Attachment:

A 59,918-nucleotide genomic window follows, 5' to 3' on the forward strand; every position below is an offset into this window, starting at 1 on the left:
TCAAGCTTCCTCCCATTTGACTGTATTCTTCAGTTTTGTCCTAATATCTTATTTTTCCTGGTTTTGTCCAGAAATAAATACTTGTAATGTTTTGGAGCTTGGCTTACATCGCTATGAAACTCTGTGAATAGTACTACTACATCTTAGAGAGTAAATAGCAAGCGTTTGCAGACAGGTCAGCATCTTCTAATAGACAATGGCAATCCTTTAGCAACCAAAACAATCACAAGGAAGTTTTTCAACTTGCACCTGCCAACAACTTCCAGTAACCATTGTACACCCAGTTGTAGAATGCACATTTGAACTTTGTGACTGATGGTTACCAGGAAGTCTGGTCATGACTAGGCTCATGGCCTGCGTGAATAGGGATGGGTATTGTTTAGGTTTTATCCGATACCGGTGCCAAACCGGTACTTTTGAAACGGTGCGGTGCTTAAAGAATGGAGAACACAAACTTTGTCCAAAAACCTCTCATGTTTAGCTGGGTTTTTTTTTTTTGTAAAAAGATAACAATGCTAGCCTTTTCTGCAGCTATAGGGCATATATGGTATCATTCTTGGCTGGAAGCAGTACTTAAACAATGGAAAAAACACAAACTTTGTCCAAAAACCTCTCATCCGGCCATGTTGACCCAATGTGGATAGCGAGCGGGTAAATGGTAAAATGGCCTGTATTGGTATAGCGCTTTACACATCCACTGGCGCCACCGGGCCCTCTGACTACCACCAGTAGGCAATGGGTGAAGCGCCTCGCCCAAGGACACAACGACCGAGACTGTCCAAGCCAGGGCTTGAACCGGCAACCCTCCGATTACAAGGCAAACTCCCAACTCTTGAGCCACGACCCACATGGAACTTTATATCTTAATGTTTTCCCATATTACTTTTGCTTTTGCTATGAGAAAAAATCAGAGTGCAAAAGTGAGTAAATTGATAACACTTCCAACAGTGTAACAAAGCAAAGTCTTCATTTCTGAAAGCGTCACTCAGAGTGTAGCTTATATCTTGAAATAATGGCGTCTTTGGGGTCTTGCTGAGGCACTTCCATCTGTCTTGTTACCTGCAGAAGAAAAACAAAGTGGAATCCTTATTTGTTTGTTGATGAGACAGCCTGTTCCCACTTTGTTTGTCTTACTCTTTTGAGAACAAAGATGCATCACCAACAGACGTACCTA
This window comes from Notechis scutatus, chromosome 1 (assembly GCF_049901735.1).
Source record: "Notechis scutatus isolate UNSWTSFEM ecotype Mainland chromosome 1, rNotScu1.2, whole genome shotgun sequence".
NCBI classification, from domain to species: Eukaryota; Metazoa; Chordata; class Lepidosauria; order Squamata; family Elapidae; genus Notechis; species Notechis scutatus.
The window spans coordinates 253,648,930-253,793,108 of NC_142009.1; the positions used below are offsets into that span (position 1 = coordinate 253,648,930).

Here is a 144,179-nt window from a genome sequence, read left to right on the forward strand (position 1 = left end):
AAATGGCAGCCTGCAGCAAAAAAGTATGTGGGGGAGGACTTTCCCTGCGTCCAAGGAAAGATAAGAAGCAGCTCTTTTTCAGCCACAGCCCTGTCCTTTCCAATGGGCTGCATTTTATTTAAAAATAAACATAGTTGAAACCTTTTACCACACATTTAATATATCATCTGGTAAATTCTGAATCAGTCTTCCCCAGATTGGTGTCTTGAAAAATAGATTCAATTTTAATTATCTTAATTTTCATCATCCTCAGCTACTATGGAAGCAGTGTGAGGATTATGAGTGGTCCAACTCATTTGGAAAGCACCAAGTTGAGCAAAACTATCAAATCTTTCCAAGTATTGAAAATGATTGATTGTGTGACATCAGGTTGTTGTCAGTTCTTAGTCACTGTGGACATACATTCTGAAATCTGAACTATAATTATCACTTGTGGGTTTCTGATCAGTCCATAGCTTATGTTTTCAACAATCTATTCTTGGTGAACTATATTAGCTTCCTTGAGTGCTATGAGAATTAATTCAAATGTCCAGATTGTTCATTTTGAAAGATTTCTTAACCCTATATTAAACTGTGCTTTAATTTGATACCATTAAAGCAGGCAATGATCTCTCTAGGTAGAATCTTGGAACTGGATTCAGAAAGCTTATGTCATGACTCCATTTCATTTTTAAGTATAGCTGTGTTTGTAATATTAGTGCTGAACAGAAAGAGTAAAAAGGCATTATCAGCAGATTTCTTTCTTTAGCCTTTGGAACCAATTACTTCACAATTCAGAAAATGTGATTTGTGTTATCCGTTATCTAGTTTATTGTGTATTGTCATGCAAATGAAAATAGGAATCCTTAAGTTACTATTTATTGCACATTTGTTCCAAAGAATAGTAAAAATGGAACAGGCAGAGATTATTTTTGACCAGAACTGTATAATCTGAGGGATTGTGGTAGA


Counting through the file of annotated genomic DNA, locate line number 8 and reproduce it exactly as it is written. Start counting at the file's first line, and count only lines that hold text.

AAATGGCAGCCTGCAGCAAAAAAGTATGTGGGGGAGGACTTTCCCTGCGTCCAAGGAAAGATAAGAAGCAGCTCTTTTTCAGCCACAGCCCTGTCCTTTCCAATGGGCTGCATTTTATTTAAAAATAAACATAGTTGAAACCTTTTACCACACATTTAATATATCATCTGGTAAATTCTGAATCAGTCTTCCCCAGATTGGTGTCTTGAAAAATAGATTCAATTTTAATTATCTTAATTTTCATCATCCTCAGCTACTATGGAAGCAGTGTGAGGATTATGAGTGGTCCAACTCATTTGGAAAGCACCAAGTTGAGCAAAACTATCAAATCTTTCCAAGTATTGAAAATGATTGATTGTGTGACATCAGGTTGTTGTCAGTTCTTAGTCACTGTGGACATACATTCTGAAATCTGAACTATAATTATCACTTGTGGGTTTCTGATCAGTCCATAGCTTATGTTTTCAACAATCTATTCTTGGTGAACTATATTAGCTTCCTTGAGTGCTATGAGAATTAATTCAAATGTCCAGATTGTTCATTTTGAAAGATTTCTTAACCCTATATTAAACTGTGCTTTAATTTGATACCATTAAAGCAGGCAATGATCTCTCTAGGTAGAATCTTGGAACTGGATTCAGAAAGCTTATGTCATGACTCCATTTCATTTTTAAGTATAGCTGTGTTTGTAATATTAGTGCTGAACAGAAAGAGTAAAAAGGCATTATCAGCAGATTTCTTTCTTTAGCCTTTGGAACCAATTACTTCACAATTCAGAAAATGTGATTTGTGTTATCCGTTATCTAGTTTATTGTGTATTGTCATGCAAATGAAAATAGGAATCCTTAAGTTACTATTTATTGCACATTTGTTCCAAAGAATAGTAAAAATGGAACAGGCAGAGATTATTTTTGACCAGAACTGTATAATCTGAGGGATTGTGGTAGA